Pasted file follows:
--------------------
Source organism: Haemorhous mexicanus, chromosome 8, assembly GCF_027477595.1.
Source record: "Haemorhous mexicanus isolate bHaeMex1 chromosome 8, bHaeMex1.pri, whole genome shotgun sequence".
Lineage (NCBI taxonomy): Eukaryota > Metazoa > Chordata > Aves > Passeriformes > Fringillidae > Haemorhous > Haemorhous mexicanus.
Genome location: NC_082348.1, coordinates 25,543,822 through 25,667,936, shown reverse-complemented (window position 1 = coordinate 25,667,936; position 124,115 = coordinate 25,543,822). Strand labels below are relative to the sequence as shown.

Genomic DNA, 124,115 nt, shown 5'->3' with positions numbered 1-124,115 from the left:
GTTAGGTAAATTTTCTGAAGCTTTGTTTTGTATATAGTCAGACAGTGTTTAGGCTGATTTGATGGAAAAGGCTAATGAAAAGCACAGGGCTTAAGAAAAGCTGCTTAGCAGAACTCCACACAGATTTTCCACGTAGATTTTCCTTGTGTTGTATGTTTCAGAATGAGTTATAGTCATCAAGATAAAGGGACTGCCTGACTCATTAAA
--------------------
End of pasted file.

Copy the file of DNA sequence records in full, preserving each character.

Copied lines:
Source organism: Haemorhous mexicanus, chromosome 8, assembly GCF_027477595.1.
Source record: "Haemorhous mexicanus isolate bHaeMex1 chromosome 8, bHaeMex1.pri, whole genome shotgun sequence".
Lineage (NCBI taxonomy): Eukaryota > Metazoa > Chordata > Aves > Passeriformes > Fringillidae > Haemorhous > Haemorhous mexicanus.
Genome location: NC_082348.1, coordinates 25,543,822 through 25,667,936, shown reverse-complemented (window position 1 = coordinate 25,667,936; position 124,115 = coordinate 25,543,822). Strand labels below are relative to the sequence as shown.

Genomic DNA, 124,115 nt, shown 5'->3' with positions numbered 1-124,115 from the left:
GTTAGGTAAATTTTCTGAAGCTTTGTTTTGTATATAGTCAGACAGTGTTTAGGCTGATTTGATGGAAAAGGCTAATGAAAAGCACAGGGCTTAAGAAAAGCTGCTTAGCAGAACTCCACACAGATTTTCCACGTAGATTTTCCTTGTGTTGTATGTTTCAGAATGAGTTATAGTCATCAAGATAAAGGGACTGCCTGACTCATTAAA